Cycloserine

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Cycloserine
Cycloserine.svg
Cycloserine ball-and-stick model.png
Clinical data
Trade names Seromycin
AHFS/Drugs.com Monograph
License data
Pregnancy
category
  • C
ATC code
Legal status
Legal status
Pharmacokinetic data
Bioavailability ~70% to 90%
Metabolism liver
Biological half-life 10 hrs (normal kidney function)
Excretion kidney
Identifiers
Synonyms 4-amino-3-isoxazolidinone
CAS Number
PubChem CID
DrugBank
ChemSpider
UNII
KEGG
ChEBI
ChEMBL
NIAID ChemDB
ECHA InfoCard 100.000.626
Chemical and physical data
Formula C3H6N2O2
Molar mass 102.092 g/mol
3D model (JSmol)
  (verify)

Cycloserine, sold under the brand name Seromycin, is an antibiotic used to treat tuberculosis. Specifically it is used, along with other antituberculosis medications, for active drug resistant tuberculosis. It is given by mouth.[1]

Common side effects include allergic reactions, seizures, sleepiness, unsteadiness, and numbness. It is not recommended in people who have kidney failure, epilepsy, depression, or are alcoholics. It is unclear if use during pregnancy is safe for the baby. Cycloserine is similar in structure to the amino acid d-alanine and works by interfering with the formation of the bacteria's cell wall.[1]

Cycloserine was discovered in 1954 from a type of Streptomyces.[2] It is on the World Health Organization's List of Essential Medicines, the most effective and safe medicines needed in a health system.[3] The wholesale cost in the developing world is about 29.7 to 51.30 USD per month.[4] In the United States in 2015 the cost was increased to 3,150 USD a month.[5]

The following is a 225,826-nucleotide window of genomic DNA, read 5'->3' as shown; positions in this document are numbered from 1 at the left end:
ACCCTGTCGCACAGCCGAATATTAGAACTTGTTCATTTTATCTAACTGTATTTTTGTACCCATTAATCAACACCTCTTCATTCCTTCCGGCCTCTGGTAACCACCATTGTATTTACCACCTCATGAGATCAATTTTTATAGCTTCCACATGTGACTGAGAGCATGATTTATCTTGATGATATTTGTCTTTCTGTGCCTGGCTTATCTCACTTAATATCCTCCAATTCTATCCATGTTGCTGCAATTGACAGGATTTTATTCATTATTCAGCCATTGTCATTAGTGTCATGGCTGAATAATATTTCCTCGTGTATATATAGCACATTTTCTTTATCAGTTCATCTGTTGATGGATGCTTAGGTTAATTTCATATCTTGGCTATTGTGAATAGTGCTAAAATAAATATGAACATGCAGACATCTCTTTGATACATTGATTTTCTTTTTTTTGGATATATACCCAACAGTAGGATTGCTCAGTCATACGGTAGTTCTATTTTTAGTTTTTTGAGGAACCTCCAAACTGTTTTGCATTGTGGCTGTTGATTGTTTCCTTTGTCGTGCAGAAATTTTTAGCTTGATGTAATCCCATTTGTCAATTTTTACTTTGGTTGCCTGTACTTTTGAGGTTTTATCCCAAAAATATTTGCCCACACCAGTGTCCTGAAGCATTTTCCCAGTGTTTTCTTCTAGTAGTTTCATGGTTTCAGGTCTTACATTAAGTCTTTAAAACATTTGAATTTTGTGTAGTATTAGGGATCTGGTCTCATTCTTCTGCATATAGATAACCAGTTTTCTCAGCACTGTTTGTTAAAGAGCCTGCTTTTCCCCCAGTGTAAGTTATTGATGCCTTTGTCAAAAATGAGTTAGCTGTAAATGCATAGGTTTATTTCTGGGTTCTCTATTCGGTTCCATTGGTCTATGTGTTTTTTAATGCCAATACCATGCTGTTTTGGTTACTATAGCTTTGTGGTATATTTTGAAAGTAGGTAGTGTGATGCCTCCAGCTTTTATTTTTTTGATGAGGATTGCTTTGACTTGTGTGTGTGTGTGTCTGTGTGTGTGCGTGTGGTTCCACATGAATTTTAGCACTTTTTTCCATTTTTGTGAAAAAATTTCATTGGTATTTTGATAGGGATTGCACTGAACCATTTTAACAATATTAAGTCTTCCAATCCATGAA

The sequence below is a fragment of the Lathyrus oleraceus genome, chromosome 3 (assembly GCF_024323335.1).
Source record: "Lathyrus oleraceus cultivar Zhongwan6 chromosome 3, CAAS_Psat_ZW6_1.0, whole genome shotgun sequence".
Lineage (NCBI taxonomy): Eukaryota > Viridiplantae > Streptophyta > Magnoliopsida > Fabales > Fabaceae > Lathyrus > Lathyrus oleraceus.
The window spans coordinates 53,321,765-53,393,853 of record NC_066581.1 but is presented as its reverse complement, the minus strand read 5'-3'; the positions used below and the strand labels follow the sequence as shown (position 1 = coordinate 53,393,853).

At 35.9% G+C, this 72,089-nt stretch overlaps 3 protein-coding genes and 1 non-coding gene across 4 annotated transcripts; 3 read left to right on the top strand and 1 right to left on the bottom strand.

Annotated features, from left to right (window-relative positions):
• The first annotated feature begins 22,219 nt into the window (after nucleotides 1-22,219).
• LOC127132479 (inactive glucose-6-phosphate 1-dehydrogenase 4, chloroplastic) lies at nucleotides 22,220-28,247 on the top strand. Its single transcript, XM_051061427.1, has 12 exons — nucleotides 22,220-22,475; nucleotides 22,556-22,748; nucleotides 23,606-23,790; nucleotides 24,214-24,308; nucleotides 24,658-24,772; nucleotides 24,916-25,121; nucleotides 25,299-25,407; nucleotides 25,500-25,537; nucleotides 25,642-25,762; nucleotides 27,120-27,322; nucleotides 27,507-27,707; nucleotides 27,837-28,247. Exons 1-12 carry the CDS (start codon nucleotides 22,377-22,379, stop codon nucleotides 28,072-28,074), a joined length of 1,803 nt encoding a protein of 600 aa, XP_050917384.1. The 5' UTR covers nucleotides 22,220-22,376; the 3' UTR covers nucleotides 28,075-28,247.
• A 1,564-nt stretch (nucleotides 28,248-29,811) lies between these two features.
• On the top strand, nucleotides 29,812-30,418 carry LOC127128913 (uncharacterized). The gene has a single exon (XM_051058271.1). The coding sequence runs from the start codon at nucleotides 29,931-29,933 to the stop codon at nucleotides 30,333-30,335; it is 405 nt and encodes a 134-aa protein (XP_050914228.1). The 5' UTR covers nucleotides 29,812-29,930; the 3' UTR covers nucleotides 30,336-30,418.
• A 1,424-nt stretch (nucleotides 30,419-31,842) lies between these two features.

Medical uses[edit]

Tuberculosis[edit]

For the treatment of tuberculosis, cycloserine is classified as a second-line drug, i.e. its use is only considered if one or more first-line drugs cannot be used. Hence, cycloserine is restricted for use only against multiple drug-resistant and extensively drug-resistant strains of M. tuberculosis. Another reason for limited use of this drug is the neurological side effects it causes, since it is able to penetrate into the central nervous system (CNS) and cause headaches, drowsiness, depression, dizziness, vertigo, confusion, paresthesias, dysarthria, hyperirritability, psychosis, convulsions, and shaking (tremors).[6][7] Overdose of cycloserine may result in paresis, seizures, and coma, while alcohol consumption may increase the risk of seizures.[7] Coadministration of pyridoxine can reduce the incidence of some of these CNS side effects (e.g. convulsions) caused by cycloserine.

Psychiatry[edit]

A 2015 Cochrane review found no evidence of benefit in anxiety disorders as of 2015.[8] Another review found preliminary evidence of benefit.[9] Evidence for use in addiction is tentative but also unclear.[10]

Mechanism of action[edit]

Cycloserine works as an antibiotic by inhibiting cell-wall biosynthesis in bacteria.[11][12] As a cyclic analogue of D-alanine, cycloserine acts against two crucial enzymes important in the cytosolic stages of peptidoglycan synthesis: alanine racemase (Alr) and D-alanine:D-alanine ligase (Ddl).[12] The first enzyme is a pyridoxal 5'-phosphate-dependent enzyme which converts the L-alanine to the D-alanine form.[12] The second enzyme is involved in joining two of these D-alanine residues together by catalyzing the formation of the ATP-dependent D-alanine-D-alanine dipeptide bond between the resulting D-alanine molecules.[12] If both of these enzymes are inhibited, then D-alanine residues cannot form and previously formed D-alanine molecules cannot be joined together.[12] This effectively leads to inhibition of peptidoglycan synthesis.[12]